Perhaps the best prospect for U.K. teen drama production (outside E4) is the radical overhaul being introduced at the BBC by recently installed director-general Greg Dyke.

Dyke wants to create seven U.K. television services across five channels, including the current lineup of BBC1 and BBC2. This portfolio will secure an extra US$680 million a year for production by 2002. Within this model, a new channel called BBC3 will target youth audiences with a mix of comedy, drama, arts and social action programming. There will also be shows for six- to 13-year-olds on BBC4.

Dyke backed his plans by arguing that: ‘Nearly half of all children live in multichannel homes where they watch predominantly U.S. shows. Shouldn’t they have a choice of British shows?’ If he is serious about this commitment, then original drama for young teens is an obvious gap that needs to be filled.

The story is not much different in other major European territories. In France, youth-oriented M6 network takes 23.2% of the 15- to 24-year-old demo by airing a combination of domestic entertainment shows (like La Nuit du Net, a post-midnight show about the web that rakes in a 32.4% share of 15- to 24-year-olds) and U.S. dramas. This year’s acquired shows have included Stargate SG1, Charmed, Buffy, Moesha and Lois & Clark, The New Adventures of Superman.

Public network France 2 has also been airing youth fare in prime time for some years (though not specifically young teen shows). Decode’s Court reports that the channel has acquired Our Hero for an afternoon slot.

Leading French kids channel Canal J tends to rely on popular domestically produced magazine shows such as Faut Que Ca Saut, Iapiap and Pas d’Quartier for big ratings with young teen viewers. In dramedy, acquisitions such as Sabrina and Cousin Skeeter head the bill. There is some domestic production from companies like Marathon, which introduced high school-based teen comedy Spank (40 x 26 minutes) earlier this year, however this is the exception rather than the rule.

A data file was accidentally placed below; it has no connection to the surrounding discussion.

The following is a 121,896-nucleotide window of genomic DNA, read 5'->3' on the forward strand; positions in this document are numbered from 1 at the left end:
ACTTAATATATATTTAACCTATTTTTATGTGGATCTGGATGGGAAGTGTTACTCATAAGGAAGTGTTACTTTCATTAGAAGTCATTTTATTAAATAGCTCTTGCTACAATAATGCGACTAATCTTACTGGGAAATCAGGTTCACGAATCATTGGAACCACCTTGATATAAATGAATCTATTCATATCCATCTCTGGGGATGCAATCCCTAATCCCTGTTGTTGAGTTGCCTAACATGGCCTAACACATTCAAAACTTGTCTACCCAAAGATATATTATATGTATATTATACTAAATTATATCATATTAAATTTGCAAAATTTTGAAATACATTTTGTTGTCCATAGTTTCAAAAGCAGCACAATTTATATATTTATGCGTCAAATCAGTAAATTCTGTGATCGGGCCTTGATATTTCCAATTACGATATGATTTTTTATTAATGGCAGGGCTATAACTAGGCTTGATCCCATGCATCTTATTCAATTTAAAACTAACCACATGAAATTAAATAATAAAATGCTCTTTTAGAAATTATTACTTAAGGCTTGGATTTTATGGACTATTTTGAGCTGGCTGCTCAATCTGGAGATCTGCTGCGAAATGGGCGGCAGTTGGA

In Germany, RTL2 has done well with young audiences as a result of acquisitions like Pokémon and Big Brother. But again, the young teen audience tends to exist on the fringe of the target demo of those shows rather than at the core. ZDF/ARD kids network KI.KA airs weekly soaps like Schloss Einstein (an ARD production that’s now up to 100 episodes), however KI.KA skews younger than the demo in question.

When all of the factors militating against young teen drama production are taken into consideration, it would be surprising if there is a shift in European production policy in the near future. Indeed, it is worth bearing in mind that drama as a genre is under pressure in Europe. With reality game shows like Making the Band, Popstars and Big Brother capable of delivering huge cross-generational ratings to European networks at a lower cost than drama, it would be a brave commissioning executive who advocates domestic teen drama as a schedule-driver-particularly when acquired shows like Neighbours and Home & Away keep doing the job.

Southern Star-distributed teen soap Home & Away, which adds a staggering 230 episodes a year to its total output, has previously aired on ITV in the U.K. and is lined up for twice-daily transmission on C5 starting in July 2001. Home & Away’s success is replicated across Europe. It is stripped on RTE Ireland, VTM Belgium and TV2 Norway, with Denmark, Italy and Hungary picking up the show this year. Southern Star’s Payne believes it has lasted so long ‘because it has continually adapted to teenagers’ evolving TV tastes.’

There are, of course, occasional exceptions. The most obvious is S Club 7 in Miami, a music-based series created by band manager Simon Fuller, the BBC and Initial Kids. Decode’s Court believes London’s pivotal role on the global music scene means it could act as the location for more young teen series capable of breaking into the U.S. and continental Europe.

Endemol UK distribution chief Peter van den bussche agrees. He is in continued talks with sister company Initial about teen series that could feature bands. The beauty of such concepts is that they are not reliant on the vagaries of domestic commissioning. ‘I think there is room for producer/distributors like Endemol to bring Initial together with music companies and sponsors to create a show that could succeed internationally.’ (For more on music-centric teen series, see ‘Music programming best nets U.S. tween eyeballs,’ on page 19.)